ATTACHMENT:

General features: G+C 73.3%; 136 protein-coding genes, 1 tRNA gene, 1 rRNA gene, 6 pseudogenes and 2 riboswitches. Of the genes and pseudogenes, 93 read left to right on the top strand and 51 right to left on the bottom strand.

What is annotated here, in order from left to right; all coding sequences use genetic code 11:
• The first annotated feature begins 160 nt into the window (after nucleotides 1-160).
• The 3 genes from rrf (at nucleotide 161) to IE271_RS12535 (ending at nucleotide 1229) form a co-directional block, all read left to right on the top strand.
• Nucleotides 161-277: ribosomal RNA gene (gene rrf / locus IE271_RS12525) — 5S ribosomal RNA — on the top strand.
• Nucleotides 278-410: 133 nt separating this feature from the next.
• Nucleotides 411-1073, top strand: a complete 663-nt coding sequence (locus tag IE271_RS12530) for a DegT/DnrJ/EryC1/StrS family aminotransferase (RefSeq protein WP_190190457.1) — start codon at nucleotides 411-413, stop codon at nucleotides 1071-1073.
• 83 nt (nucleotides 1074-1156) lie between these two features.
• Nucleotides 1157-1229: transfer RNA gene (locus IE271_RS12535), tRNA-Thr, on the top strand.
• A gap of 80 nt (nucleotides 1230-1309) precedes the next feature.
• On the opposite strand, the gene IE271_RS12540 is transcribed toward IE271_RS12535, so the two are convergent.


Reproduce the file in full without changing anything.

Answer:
General features: G+C 73.3%; 136 protein-coding genes, 1 tRNA gene, 1 rRNA gene, 6 pseudogenes and 2 riboswitches. Of the genes and pseudogenes, 93 read left to right on the top strand and 51 right to left on the bottom strand.

What is annotated here, in order from left to right; all coding sequences use genetic code 11:
• The first annotated feature begins 160 nt into the window (after nucleotides 1-160).
• The 3 genes from rrf (at nucleotide 161) to IE271_RS12535 (ending at nucleotide 1229) form a co-directional block, all read left to right on the top strand.
• Nucleotides 161-277: ribosomal RNA gene (gene rrf / locus IE271_RS12525) — 5S ribosomal RNA — on the top strand.
• Nucleotides 278-410: 133 nt separating this feature from the next.
• Nucleotides 411-1073, top strand: a complete 663-nt coding sequence (locus tag IE271_RS12530) for a DegT/DnrJ/EryC1/StrS family aminotransferase (RefSeq protein WP_190190457.1) — start codon at nucleotides 411-413, stop codon at nucleotides 1071-1073.
• 83 nt (nucleotides 1074-1156) lie between these two features.
• Nucleotides 1157-1229: transfer RNA gene (locus IE271_RS12535), tRNA-Thr, on the top strand.
• A gap of 80 nt (nucleotides 1230-1309) precedes the next feature.
• On the opposite strand, the gene IE271_RS12540 is transcribed toward IE271_RS12535, so the two are convergent.